Many urban and suburban families have joined their country neighbors in growing vegetables in a home or community garden. Motivated by health benefits and improved taste, these gardeners enjoy planting, harvesting and preparing homegrown vegetables. Guess what? So do their children. Creating and caring for a garden is fun and educational. Not only do children learn that vegetables do not always come from the supermarket, they also learn patience, responsibility, and a bit of science.
Parents facilitate fun in the garden by creating vegetable growing areas just for children. Parents and grandparents offer advice, observations, and instruction to pass knowledge to the next generation while working side-by-side with the youngsters. Getting children into gardening may be as simple as dedicating areas to children’s favorite foods like pizza, pasta, salsa and casseroles.
Tips and Gardening Equipment
Children’s gardening activities should be fun. It is okay if everyone gets dirty or wet. In addition, many academic topics can be cast under the broad net of gardening. When preparing the garden, parents can talk about plant nutrition—the value of fertilizer and compost, photosynthesis—why it is important that plants get sunlight, or comment on how plants grow and how to calculate their space requirements. This is not a formal class; rather it is sharing knowledge about why gardening is done the way it is. Children learn effectively from informal instruction and activities accompanied by constructive comments.
For young children—those under age 10—get them a set of gardening tools. A child-sized trowel, hoe, shovel and rake and a container to carry them helps make the garden and gardening activities theirs. Involve the children in placing seeds into the soil and patting them down. Let them take seedlings out of their containers and place them into holes. This is more about taking ownership than it is about getting it right the first time. Be sure to create paths near the plants for children to observe growth and harvest without trampling plants or compacting the soil.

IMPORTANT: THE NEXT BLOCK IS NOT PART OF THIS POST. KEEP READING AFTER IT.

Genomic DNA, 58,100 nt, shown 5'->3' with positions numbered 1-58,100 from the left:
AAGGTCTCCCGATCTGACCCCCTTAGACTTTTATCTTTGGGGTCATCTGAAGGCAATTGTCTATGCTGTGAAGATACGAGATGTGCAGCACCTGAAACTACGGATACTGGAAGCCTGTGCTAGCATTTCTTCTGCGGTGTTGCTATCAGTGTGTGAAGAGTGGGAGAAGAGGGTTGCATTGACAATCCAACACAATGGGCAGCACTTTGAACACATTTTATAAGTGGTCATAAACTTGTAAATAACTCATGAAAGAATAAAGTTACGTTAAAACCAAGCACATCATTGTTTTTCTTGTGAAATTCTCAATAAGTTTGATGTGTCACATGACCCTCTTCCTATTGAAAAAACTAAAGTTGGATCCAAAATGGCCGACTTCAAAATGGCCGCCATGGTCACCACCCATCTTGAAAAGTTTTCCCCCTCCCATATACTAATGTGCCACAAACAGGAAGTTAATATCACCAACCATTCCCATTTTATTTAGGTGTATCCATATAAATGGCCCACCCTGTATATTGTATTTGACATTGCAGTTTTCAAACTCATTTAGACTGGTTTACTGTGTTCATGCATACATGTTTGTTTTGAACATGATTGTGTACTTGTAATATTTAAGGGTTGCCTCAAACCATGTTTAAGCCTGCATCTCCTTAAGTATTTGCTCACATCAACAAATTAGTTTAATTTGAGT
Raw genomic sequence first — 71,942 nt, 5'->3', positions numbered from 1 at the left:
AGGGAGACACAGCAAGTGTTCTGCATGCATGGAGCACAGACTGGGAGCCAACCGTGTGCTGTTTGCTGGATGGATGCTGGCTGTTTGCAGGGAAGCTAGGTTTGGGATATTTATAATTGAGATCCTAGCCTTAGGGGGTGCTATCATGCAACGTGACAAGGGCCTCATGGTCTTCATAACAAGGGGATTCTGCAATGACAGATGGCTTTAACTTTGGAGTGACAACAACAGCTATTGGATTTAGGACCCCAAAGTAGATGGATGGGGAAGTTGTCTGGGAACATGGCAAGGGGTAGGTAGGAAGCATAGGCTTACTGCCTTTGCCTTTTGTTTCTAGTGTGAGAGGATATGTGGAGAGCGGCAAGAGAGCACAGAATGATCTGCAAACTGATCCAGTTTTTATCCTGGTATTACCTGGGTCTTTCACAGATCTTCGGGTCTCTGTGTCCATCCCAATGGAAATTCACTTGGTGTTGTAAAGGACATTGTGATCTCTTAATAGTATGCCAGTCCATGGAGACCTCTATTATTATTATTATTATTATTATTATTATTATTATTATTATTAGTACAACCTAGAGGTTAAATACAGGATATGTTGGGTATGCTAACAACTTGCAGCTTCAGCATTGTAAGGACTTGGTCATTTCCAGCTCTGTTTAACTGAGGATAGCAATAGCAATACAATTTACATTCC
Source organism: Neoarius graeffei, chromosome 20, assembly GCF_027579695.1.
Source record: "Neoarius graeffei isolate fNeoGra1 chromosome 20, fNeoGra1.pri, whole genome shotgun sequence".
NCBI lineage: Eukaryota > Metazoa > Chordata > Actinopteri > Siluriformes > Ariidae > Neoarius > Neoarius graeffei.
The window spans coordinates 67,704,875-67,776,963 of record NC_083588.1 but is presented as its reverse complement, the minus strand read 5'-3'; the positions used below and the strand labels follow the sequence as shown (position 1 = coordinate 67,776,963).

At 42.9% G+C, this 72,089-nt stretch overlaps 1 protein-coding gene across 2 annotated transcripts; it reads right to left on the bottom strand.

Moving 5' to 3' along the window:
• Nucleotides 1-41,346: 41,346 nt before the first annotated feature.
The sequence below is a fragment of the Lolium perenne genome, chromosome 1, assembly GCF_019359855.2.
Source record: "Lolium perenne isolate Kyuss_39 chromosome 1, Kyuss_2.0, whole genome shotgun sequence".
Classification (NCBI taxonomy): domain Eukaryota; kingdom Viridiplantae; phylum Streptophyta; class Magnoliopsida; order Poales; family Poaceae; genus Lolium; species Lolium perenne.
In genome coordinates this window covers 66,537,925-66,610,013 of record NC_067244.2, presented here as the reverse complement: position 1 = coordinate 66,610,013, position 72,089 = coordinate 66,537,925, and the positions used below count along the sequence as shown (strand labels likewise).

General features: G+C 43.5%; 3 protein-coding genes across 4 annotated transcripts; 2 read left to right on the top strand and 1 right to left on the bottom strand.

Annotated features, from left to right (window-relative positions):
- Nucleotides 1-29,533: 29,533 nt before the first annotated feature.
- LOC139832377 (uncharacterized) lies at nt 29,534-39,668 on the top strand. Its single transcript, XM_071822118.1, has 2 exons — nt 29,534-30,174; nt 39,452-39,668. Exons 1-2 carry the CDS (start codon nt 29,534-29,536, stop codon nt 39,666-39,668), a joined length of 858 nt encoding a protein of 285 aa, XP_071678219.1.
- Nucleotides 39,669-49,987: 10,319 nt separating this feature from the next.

Ask the child to chart the growth of plants and keep a log that shows size and production. Encourage them to find recipes that use garden-grown vegetables. Let them pick vegetables and invite them into the kitchen to watch their vegetables being prepared and, if they are old enough, ask them to help.
Types of Children’s Gardens
Two favorite children’s foods are pizza and pasta. Ingredients for both can be featured sections of a children’s garden. Pizza and pasta gardens include some combination of tomatoes, onions, peppers, spinach, oregano, Italian parsley, marjoram, and basil. Garlic is another Italian food essential. Unfortunately, garlic is usually planted in the fall, so purchasing fresh garlic may be a better option for cooking. Lay out the pizza garden in slices or in traditional square foot sections or rows. Each of these pizza and pasta ingredients is easy to grow in a home garden and local nurseries usually have seedlings to get going quickly.
A salsa garden includes tomatoes, various types of peppers, onions, and cilantro. Choose fleshy tomatoes such as roma or very flavorful ones like brandywine. Peppers are usually hot ones like jalapenos or serranos–just one is enough to flavor a bowl of salsa.
Another garden dedicated section that pleases many children is a casserole garden. For a casserole garden, one may add green beans, squash, peas, eggplant, carrots, or potatoes to the types of vegetables grown in the pizza and pasta garden.
After vegetables are harvested, parents can work with their little gardeners to prepare, cook, and consume the produce created in the children’s garden. It is psychologically true that even if the little ones do not like zucchini or eggplant, they will be more willing to try—and even appreciate—it when they help it grow.